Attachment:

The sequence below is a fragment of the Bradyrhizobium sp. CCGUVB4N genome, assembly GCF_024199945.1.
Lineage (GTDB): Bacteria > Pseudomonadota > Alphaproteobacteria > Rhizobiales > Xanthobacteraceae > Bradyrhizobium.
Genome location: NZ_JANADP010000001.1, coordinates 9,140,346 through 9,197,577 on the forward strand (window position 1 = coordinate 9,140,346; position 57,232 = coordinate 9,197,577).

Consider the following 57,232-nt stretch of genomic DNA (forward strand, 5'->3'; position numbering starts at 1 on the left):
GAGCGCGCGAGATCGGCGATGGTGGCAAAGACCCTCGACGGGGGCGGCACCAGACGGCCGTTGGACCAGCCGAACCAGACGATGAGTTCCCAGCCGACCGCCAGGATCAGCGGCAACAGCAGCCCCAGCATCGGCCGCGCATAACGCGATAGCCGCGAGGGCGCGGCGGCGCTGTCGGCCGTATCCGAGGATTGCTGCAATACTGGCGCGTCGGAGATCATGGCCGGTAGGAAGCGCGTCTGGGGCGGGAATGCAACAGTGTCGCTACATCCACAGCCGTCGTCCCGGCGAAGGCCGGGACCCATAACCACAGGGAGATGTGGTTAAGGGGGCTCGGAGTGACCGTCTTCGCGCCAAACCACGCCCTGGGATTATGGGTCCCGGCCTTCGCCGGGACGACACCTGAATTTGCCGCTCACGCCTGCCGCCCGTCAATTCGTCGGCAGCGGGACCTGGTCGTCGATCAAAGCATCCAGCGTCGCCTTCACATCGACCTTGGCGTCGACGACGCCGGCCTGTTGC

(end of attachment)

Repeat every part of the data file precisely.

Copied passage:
The sequence below is a fragment of the Bradyrhizobium sp. CCGUVB4N genome, assembly GCF_024199945.1.
Lineage (GTDB): Bacteria > Pseudomonadota > Alphaproteobacteria > Rhizobiales > Xanthobacteraceae > Bradyrhizobium.
Genome location: NZ_JANADP010000001.1, coordinates 9,140,346 through 9,197,577 on the forward strand (window position 1 = coordinate 9,140,346; position 57,232 = coordinate 9,197,577).

Consider the following 57,232-nt stretch of genomic DNA (forward strand, 5'->3'; position numbering starts at 1 on the left):
GAGCGCGCGAGATCGGCGATGGTGGCAAAGACCCTCGACGGGGGCGGCACCAGACGGCCGTTGGACCAGCCGAACCAGACGATGAGTTCCCAGCCGACCGCCAGGATCAGCGGCAACAGCAGCCCCAGCATCGGCCGCGCATAACGCGATAGCCGCGAGGGCGCGGCGGCGCTGTCGGCCGTATCCGAGGATTGCTGCAATACTGGCGCGTCGGAGATCATGGCCGGTAGGAAGCGCGTCTGGGGCGGGAATGCAACAGTGTCGCTACATCCACAGCCGTCGTCCCGGCGAAGGCCGGGACCCATAACCACAGGGAGATGTGGTTAAGGGGGCTCGGAGTGACCGTCTTCGCGCCAAACCACGCCCTGGGATTATGGGTCCCGGCCTTCGCCGGGACGACACCTGAATTTGCCGCTCACGCCTGCCGCCCGTCAATTCGTCGGCAGCGGGACCTGGTCGTCGATCAAAGCATCCAGCGTCGCCTTCACATCGACCTTGGCGTCGACGACGCCGGCCTGTTGC